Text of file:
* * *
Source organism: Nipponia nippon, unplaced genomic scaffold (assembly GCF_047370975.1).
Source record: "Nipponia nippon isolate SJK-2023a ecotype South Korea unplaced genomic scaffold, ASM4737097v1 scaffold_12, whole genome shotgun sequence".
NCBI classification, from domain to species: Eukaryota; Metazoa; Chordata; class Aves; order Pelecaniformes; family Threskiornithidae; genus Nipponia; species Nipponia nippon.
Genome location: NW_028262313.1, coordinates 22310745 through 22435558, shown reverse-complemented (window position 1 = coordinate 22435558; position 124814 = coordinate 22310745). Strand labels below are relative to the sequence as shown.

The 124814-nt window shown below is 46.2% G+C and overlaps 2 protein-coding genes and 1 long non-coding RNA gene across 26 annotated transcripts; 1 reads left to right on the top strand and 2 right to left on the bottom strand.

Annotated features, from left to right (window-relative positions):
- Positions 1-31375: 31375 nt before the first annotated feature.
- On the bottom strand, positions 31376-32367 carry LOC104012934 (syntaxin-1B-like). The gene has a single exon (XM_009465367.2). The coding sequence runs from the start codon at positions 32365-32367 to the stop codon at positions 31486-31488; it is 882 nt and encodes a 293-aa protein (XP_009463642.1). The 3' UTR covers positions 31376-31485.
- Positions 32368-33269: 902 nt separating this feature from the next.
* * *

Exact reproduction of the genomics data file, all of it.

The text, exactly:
Source organism: Nipponia nippon, unplaced genomic scaffold (assembly GCF_047370975.1).
Source record: "Nipponia nippon isolate SJK-2023a ecotype South Korea unplaced genomic scaffold, ASM4737097v1 scaffold_12, whole genome shotgun sequence".
NCBI classification, from domain to species: Eukaryota; Metazoa; Chordata; class Aves; order Pelecaniformes; family Threskiornithidae; genus Nipponia; species Nipponia nippon.
Genome location: NW_028262313.1, coordinates 22310745 through 22435558, shown reverse-complemented (window position 1 = coordinate 22435558; position 124814 = coordinate 22310745). Strand labels below are relative to the sequence as shown.

The 124814-nt window shown below is 46.2% G+C and overlaps 2 protein-coding genes and 1 long non-coding RNA gene across 26 annotated transcripts; 1 reads left to right on the top strand and 2 right to left on the bottom strand.

Annotated features, from left to right (window-relative positions):
- Positions 1-31375: 31375 nt before the first annotated feature.
- On the bottom strand, positions 31376-32367 carry LOC104012934 (syntaxin-1B-like). The gene has a single exon (XM_009465367.2). The coding sequence runs from the start codon at positions 32365-32367 to the stop codon at positions 31486-31488; it is 882 nt and encodes a 293-aa protein (XP_009463642.1). The 3' UTR covers positions 31376-31485.
- Positions 32368-33269: 902 nt separating this feature from the next.